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'Mitt' will be on Netflix before Sundance is over

Published January 17, 2014 7:08 pm

This is an archived article that was published on sltrib.com in 2014, and information in the article may be outdated. It is provided only for personal research purposes and may not be reprinted.

So, you don't have a ticket to see "Mitt," the much-talked-about documentary about Mitt Romney that's debuting at the Sundance Film Festival.

You can still see it. And you don't have to wait until after the film festival ends.

"Mitt" will be available on Netflix on Friday, Jan. 24 — just six days after the world premiere.

"It's a very rare case where something world premieres at Sundance and then will be coming to the Netflix service during the course of the festival," said Lisa Nishimura, Netflix vice president of original documentary and comedy. "It's pretty exciting. We're incredibly humbled by the selection. We can't thank Sundance enough."

This won't be the Netflix team's first trip to the film festival. But "Mitt" marks the first time the online streaming service has taken a documentary it helped to produce to Sundance.

"Our traditional acquisition teams have always gone to Sundance," Nishimura said. "We have always looked to acquire content, in partnership with the different studios we've been working with.

"The shift for us is that we are now both acquiring and producing documentaries and docuseries for Netflix and presenting them on a global premiere basis across our 41 countries to our 40 million-plus subscribers."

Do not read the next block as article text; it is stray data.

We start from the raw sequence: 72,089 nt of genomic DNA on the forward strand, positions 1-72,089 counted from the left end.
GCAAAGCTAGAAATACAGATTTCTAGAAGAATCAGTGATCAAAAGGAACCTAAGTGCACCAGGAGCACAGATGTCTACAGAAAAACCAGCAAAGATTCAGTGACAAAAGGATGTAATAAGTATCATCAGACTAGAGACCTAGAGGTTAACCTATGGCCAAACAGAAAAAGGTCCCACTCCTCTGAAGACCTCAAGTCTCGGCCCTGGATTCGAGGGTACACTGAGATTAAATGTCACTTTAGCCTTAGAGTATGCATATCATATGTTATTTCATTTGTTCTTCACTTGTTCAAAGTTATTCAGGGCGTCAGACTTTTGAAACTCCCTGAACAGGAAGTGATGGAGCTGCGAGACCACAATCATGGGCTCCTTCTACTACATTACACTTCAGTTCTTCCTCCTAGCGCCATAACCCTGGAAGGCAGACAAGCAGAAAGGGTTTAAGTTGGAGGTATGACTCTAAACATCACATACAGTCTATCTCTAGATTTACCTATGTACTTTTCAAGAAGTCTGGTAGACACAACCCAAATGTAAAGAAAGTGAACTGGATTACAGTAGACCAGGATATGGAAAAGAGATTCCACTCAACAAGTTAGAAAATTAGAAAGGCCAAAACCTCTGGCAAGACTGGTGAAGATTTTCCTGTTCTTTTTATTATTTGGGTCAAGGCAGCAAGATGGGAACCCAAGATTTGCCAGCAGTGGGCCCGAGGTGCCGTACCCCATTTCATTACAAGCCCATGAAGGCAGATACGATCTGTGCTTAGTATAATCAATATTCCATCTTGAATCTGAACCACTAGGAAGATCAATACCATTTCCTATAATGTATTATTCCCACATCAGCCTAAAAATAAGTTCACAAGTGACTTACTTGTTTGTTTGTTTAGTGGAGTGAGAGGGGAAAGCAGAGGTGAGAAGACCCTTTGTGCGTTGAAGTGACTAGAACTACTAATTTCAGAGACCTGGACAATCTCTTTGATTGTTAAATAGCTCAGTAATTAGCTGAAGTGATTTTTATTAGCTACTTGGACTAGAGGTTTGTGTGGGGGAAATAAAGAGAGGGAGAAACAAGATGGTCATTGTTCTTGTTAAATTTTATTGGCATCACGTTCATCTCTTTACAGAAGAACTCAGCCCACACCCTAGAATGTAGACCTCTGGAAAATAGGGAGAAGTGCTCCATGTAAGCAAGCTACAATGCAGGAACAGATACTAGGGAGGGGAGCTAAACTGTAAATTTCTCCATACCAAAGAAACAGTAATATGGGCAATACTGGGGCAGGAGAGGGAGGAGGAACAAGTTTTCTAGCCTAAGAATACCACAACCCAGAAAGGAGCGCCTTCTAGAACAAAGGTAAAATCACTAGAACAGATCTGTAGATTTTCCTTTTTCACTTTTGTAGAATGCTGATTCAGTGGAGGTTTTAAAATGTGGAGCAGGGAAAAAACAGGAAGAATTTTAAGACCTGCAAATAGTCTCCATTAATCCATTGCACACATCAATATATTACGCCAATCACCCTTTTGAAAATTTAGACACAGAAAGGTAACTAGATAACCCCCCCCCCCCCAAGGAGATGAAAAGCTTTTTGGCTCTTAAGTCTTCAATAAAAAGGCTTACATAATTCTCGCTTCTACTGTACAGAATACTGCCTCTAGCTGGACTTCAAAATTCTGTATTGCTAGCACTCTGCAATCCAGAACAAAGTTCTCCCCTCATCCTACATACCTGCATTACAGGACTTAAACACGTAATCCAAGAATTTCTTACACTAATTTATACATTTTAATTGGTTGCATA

HBO has been a major contributor to and buyer of Sundance documentaries for years. CNN has increased its presence as well — the cable news channel acquired the rights to "Blackfish."

"We're incredibly proud of 'Blackfish,' as evidenced by the fact that it was just nominated for a BAFTA Award for best documentary," said CNN president Jeff Zucker. "It's on the short list for the Oscars.

"I think a lot of the networks on television that used to be an outlet for a lot of those documentaries have moved into more reality and competition-reality programming, so there was an opening for us to actually move into that space a little bit. I think that benefited us, and I think it's actually turned out to be a good thing for those documentary filmmakers as well."

CNN aired "Blackfish" repeatedly, giving the documentary the kind of exposure it never could have gotten in theaters. And that's also one of the aims of Netflix.

"I think filmmakers are really looking for two things," Nishimura said. "I think they're looking to be fairly compensated for their life's work. And I think they're looking to get the biggest possible audience that they can.

"We feel incredibly excited and quite confident that through our platform we can actually reach the broadest audience possible for these documentaries."

Sundance can get "Mitt" the buzz; Netflix can get it seen.

And the plan is that "Mitt" will be the first of many such projects to come.

"We will be on the ground at Sundance looking to acquire titles," Nishimura said. "And we're also in very deep discussions with some formidable documentarians about original productions as well. Both on the feature side as well as the docuseries side."

And Nishimura said she's excited to be going to Sundance with "Mitt." She recalled her jaw dropping when she screened it and realized that the opening scene is shot inside the room as Romney realizes he's lost the presidential election to Barack Obama.

"That level of intimate access is what's so extraordinary," Nishimura said. "You really get to see a political campaign from a vantage point that has never been expressed before.

"It's a singular film. I've never seen anything like it. I'm excited for the world to get a chance to see it."

spierce@sltrib.com

Twitter: @ScottDPierce